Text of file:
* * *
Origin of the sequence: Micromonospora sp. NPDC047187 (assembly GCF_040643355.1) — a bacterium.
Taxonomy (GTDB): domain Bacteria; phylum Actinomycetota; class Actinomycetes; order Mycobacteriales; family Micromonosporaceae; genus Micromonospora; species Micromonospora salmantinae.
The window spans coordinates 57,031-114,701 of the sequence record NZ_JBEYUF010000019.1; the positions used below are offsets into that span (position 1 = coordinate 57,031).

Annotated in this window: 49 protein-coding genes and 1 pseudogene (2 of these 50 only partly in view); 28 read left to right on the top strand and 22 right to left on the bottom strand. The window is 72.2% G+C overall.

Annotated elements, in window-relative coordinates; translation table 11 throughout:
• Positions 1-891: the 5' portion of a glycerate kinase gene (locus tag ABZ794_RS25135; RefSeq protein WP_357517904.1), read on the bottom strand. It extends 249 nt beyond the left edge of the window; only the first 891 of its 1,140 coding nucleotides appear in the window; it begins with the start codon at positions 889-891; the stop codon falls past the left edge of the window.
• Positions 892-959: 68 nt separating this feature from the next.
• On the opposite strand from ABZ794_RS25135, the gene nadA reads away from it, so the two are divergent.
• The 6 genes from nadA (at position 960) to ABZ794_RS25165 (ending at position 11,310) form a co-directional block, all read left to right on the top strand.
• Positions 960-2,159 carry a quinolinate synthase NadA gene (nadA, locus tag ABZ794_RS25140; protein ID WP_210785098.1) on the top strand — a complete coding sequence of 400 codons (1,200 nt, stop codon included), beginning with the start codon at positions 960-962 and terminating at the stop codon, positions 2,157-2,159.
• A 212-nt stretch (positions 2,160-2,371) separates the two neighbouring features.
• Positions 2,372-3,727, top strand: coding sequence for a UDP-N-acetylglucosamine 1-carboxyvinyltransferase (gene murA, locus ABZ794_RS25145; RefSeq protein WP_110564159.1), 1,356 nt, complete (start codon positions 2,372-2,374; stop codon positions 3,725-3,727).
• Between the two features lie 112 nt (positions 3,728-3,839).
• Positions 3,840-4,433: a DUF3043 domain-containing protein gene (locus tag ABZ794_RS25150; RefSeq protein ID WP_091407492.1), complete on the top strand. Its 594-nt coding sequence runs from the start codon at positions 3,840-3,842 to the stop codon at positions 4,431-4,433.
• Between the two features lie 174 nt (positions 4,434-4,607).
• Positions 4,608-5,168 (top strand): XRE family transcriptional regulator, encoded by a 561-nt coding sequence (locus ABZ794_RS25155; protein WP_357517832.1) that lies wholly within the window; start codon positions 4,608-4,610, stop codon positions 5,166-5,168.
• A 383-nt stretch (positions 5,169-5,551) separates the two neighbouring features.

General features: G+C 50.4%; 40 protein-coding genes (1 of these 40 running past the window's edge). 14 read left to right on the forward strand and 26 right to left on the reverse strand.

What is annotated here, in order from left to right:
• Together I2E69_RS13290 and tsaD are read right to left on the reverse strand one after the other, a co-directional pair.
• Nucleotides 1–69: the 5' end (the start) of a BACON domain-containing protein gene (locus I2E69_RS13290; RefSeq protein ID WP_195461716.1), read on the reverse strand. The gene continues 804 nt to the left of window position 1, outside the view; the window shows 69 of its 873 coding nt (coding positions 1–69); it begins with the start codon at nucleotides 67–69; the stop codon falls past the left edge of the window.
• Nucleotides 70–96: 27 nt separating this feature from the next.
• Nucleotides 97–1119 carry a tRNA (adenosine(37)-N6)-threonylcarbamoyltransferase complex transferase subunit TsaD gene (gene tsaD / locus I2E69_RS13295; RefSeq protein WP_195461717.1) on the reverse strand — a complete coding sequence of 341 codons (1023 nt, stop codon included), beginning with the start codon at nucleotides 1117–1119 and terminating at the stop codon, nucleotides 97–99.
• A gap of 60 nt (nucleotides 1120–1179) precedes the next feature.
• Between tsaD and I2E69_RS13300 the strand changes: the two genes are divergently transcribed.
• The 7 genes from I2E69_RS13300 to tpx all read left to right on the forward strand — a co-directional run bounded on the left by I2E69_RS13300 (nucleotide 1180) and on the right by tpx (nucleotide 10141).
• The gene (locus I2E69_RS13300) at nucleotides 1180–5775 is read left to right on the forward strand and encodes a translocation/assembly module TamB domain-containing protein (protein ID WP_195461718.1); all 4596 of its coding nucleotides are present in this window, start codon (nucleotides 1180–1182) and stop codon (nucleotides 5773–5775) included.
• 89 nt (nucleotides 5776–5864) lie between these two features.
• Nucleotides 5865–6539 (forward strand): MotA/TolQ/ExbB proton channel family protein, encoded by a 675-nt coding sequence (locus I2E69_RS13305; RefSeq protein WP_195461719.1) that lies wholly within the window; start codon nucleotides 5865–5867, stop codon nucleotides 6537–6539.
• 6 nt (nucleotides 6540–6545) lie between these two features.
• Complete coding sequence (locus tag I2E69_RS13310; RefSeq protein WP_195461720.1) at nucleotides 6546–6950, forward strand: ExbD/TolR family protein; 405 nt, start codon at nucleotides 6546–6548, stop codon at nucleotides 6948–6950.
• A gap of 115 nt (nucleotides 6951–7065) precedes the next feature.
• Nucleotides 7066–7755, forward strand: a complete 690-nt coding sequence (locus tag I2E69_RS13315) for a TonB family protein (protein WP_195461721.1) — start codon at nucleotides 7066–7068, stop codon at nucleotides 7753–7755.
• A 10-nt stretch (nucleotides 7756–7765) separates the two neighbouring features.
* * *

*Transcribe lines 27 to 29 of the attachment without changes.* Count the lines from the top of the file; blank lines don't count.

• The gene (locus I2E69_RS13300) at nucleotides 1180–5775 is read left to right on the forward strand and encodes a translocation/assembly module TamB domain-containing protein (protein ID WP_195461718.1); all 4596 of its coding nucleotides are present in this window, start codon (nucleotides 1180–1182) and stop codon (nucleotides 5773–5775) included.
• 89 nt (nucleotides 5776–5864) lie between these two features.
• Nucleotides 5865–6539 (forward strand): MotA/TolQ/ExbB proton channel family protein, encoded by a 675-nt coding sequence (locus I2E69_RS13305; RefSeq protein WP_195461719.1) that lies wholly within the window; start codon nucleotides 5865–5867, stop codon nucleotides 6537–6539.